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Symposium "Experiences and good practices of strategies in security and prevention of violence&


On March 28, the Symposium "Experiences and Good Practices of Strategies in Security and Prevention of Violence" was held, with the objective of developing an academic space for reflection and discussion on the importance of the implementation of public security policies based on evidence, sharing the results and lessons learned from public policy projects developed by institutions and organizations in Guatemala.

Sudents from the different cohorts of the Academy for Security Analysis, officials and members of civil society attended to the event.

This Symposium was developed within the framework of the regional project for the Academy for Security Analysis, which is implemented by John Jay College of Criminal Justice in partnership with the Central American University José Simeón Cañas, Rowan University and San Diego State University, with the support of the United States Agency for International Development, USAID.

At the opening of the event, the Deputy Director of USAID Guatemala, Anupama Rajarama, emphasized on the importance of the support of the initiatives related to the security issue.

Hung-En Sung, director of the Academy for Security Analysis said that with the help of AID missions, "we recruit and work with different institutions in El Salvador, Guatemala and Honduras. These institutions include national police, prosecutors and public defenders, judges, municipal authorities and civil society groups to complete the training of 144 security and justice professionals. "

As part of the agenda, Joel Capellán, assistant professor at Rowan University in the United States of America, presented a keynote address on "Georeferencial Information Systems (GIS) as a tool for the analysis of crime." During his presentation, Capellán emphasized that through the use of geospatial evidence, the areas most affected by crime can be identified with the objective of developing specific strategies applied according to the type of crime for the prevention of violence.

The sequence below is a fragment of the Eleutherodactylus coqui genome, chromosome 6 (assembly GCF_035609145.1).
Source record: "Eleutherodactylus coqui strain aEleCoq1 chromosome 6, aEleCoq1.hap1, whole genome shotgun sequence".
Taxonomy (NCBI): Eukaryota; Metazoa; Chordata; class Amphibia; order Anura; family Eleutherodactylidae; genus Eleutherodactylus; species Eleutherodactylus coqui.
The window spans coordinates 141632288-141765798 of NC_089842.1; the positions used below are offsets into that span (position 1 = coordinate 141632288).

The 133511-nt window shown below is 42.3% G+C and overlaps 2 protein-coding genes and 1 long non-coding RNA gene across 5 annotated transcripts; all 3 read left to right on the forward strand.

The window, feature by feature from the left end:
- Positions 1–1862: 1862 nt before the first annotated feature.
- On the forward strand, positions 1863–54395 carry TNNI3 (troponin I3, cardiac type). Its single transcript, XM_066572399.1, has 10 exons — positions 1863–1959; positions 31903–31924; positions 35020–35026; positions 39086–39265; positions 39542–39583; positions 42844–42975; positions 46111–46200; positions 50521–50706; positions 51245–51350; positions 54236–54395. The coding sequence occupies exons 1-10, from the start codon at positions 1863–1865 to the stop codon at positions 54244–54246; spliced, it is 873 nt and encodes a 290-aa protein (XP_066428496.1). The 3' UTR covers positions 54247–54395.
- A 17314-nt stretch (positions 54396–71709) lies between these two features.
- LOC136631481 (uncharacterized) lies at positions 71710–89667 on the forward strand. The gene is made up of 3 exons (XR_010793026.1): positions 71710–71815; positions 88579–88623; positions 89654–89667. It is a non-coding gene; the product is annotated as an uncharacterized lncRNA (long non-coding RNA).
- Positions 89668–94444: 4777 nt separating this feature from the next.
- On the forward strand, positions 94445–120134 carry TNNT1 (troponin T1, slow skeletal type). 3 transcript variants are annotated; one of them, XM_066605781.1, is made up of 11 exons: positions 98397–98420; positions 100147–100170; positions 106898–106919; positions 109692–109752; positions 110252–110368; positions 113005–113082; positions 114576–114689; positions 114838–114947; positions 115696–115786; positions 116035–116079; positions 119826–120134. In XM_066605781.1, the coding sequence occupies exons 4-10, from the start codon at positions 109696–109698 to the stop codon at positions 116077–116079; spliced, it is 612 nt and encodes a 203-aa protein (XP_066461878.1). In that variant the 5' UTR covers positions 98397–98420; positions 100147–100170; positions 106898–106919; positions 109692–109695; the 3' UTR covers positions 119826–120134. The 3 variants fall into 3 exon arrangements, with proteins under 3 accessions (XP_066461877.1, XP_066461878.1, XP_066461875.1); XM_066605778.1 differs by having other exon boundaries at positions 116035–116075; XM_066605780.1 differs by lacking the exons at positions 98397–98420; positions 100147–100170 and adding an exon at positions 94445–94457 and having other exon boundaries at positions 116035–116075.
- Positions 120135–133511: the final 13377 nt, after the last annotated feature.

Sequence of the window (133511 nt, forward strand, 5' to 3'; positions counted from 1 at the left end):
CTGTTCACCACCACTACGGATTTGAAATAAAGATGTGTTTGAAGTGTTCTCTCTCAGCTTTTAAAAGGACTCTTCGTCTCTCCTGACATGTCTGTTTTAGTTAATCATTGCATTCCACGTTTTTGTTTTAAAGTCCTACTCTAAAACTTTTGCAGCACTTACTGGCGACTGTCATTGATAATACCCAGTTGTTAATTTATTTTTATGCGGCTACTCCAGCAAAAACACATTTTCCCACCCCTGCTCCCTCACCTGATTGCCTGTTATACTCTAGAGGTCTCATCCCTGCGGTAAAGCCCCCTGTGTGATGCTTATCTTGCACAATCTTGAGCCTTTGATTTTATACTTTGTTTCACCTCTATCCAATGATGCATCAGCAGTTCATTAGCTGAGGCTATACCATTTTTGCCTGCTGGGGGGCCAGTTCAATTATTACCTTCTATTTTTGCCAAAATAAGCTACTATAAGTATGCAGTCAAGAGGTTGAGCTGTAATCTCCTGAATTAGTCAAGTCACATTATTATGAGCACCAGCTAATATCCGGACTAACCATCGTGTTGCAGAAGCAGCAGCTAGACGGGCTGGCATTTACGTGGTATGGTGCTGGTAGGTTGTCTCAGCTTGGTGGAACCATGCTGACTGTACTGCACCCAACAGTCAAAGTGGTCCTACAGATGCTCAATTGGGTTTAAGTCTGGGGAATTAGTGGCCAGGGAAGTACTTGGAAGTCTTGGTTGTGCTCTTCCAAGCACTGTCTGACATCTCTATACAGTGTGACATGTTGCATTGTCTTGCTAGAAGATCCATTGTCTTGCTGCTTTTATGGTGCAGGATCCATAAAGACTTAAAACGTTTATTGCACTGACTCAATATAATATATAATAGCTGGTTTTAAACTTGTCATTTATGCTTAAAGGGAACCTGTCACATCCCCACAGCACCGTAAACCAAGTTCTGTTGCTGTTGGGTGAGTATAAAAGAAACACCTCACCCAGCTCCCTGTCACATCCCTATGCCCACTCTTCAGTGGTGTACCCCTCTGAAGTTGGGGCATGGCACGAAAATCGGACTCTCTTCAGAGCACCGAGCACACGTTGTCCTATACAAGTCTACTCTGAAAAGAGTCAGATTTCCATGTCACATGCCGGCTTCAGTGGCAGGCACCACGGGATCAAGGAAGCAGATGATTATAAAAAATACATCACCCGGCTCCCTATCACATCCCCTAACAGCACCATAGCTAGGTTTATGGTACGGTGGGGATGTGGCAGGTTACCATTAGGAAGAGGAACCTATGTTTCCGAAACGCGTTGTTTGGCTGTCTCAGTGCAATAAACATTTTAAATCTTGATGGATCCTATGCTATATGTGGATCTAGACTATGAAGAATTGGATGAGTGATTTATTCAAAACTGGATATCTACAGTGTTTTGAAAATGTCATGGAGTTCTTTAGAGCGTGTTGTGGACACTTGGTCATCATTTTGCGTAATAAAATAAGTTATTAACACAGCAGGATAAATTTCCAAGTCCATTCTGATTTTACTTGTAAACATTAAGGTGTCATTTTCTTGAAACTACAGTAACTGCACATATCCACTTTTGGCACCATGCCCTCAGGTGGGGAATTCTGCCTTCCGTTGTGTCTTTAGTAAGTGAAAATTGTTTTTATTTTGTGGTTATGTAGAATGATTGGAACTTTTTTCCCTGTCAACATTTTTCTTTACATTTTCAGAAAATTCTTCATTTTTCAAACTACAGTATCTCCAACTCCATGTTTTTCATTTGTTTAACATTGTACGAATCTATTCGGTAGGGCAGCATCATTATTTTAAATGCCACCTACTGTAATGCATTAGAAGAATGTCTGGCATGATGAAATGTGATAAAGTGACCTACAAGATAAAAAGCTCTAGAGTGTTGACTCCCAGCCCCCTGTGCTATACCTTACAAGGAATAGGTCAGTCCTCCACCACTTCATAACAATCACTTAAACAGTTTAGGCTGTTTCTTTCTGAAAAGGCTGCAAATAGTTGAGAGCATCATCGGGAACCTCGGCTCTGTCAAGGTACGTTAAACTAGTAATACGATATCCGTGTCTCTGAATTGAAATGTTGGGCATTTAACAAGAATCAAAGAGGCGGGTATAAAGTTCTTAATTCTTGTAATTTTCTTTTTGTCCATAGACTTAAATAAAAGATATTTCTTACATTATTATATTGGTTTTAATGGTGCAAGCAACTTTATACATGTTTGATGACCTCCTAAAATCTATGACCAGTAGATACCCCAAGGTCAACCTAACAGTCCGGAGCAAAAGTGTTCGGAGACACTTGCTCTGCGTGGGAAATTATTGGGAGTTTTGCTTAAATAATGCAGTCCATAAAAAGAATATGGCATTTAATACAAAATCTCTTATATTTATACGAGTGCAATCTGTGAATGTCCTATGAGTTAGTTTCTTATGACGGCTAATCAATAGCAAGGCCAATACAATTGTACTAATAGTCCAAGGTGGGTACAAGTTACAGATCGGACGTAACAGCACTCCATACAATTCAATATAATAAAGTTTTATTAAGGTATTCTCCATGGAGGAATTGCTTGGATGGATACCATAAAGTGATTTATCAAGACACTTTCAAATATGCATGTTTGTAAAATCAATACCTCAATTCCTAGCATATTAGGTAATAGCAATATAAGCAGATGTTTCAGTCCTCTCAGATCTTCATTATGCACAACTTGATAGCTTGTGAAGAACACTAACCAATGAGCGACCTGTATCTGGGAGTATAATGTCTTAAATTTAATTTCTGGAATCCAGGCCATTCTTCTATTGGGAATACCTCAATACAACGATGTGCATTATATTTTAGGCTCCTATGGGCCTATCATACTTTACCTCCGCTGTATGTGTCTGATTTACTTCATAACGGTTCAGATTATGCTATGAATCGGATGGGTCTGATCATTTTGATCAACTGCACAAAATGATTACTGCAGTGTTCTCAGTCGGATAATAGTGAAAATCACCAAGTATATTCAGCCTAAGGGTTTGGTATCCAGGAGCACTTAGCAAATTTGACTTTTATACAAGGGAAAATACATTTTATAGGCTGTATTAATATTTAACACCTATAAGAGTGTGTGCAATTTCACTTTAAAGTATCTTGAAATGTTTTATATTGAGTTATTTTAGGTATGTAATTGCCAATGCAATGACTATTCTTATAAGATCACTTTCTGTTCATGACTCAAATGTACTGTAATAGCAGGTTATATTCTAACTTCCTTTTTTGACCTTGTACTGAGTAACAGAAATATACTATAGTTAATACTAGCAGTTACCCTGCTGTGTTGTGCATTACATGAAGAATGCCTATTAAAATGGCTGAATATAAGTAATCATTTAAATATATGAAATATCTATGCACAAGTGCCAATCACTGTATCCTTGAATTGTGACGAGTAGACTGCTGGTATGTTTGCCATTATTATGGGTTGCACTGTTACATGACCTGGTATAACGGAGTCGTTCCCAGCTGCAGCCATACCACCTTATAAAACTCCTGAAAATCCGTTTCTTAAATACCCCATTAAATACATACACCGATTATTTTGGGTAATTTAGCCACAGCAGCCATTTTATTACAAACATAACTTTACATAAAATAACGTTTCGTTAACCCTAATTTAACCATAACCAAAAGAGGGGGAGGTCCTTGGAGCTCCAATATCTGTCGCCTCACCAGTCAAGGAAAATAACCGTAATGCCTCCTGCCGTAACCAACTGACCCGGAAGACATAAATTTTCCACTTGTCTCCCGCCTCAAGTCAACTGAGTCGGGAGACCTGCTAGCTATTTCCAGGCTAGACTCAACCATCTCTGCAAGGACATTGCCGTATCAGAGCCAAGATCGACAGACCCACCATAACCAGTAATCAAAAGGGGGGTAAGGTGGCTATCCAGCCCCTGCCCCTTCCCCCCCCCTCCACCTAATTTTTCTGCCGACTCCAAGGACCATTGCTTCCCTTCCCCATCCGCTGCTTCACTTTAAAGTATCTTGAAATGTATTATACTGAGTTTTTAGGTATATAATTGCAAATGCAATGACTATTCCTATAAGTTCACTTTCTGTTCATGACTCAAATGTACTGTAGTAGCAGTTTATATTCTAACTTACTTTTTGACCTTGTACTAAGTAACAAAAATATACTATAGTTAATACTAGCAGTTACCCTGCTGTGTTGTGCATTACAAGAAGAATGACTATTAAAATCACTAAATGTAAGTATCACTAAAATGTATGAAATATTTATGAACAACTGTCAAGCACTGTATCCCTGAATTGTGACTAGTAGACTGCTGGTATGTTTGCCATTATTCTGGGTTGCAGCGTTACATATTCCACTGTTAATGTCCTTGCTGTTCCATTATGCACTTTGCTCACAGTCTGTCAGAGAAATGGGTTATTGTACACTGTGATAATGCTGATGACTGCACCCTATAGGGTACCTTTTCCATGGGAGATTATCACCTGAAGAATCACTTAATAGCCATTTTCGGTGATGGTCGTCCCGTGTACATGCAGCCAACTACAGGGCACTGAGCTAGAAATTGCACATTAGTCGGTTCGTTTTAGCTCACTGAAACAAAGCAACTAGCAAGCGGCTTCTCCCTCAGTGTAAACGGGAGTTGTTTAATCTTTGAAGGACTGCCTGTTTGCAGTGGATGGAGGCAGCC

Joel Capellán, Rowan University.

Subsequently, a panel of experts was held to share successful experiences, in the evaluation of violence prevention programs, from an academic perspective. In this panel participated José Martí Guilló, director of the Criminology Department of the Rafael Landívar University of Guatemala, Estuardo Gálvez, academic advisor of the Regional University of Guatemala and Laura Andrade, researcher at the Institute of Public Opinion of the José Simeón Cañas University in El Salvador.

The event was also attended by members of the Unit for Community Violence Prevention of the Ministry of the Interior, the Public Prosecutor's Office, the National Civil Police of Guatemala and the Teaching Institute for Sustainable Development (IEPADES), who presented the results and lessons learned from public policy projects implemented within the framework of the Academy.

The speakers and participants discussed issues related to pilot projects on public policies implemented in Guatemala and issues of security and justice.

The conversation "Reflections on the importance of evidence of public policies in Guatemala" was developed within the event, in charge of the Vice Minister of violence and crime prevention of the Ministry of the Interior, Axel Romero; the Director of Criminal Analysis of the Public Ministry, Ariel Guerra; the Deputy Director of the Crime Division of the National Civil Police (PNC); and the Director of the Teaching Institute for Sustainable Development (IEPADES), Carmen Rosa de León-Escribano.

Ariel Guerra, director of Criminalistics Analysis of the Public Ministry, highlighted the importance of these activities that allow and promote the strengthening of capacities and the dissemination of useful information for officials of the justice and security sector and in particular students of the Public Prosecutor's Office. been part of the 3 cohorts of the Academy for Security Analysis.

The National Civil Police of Guatemala participated in the first two cohorts and continue to develop applied research on the topics learned.

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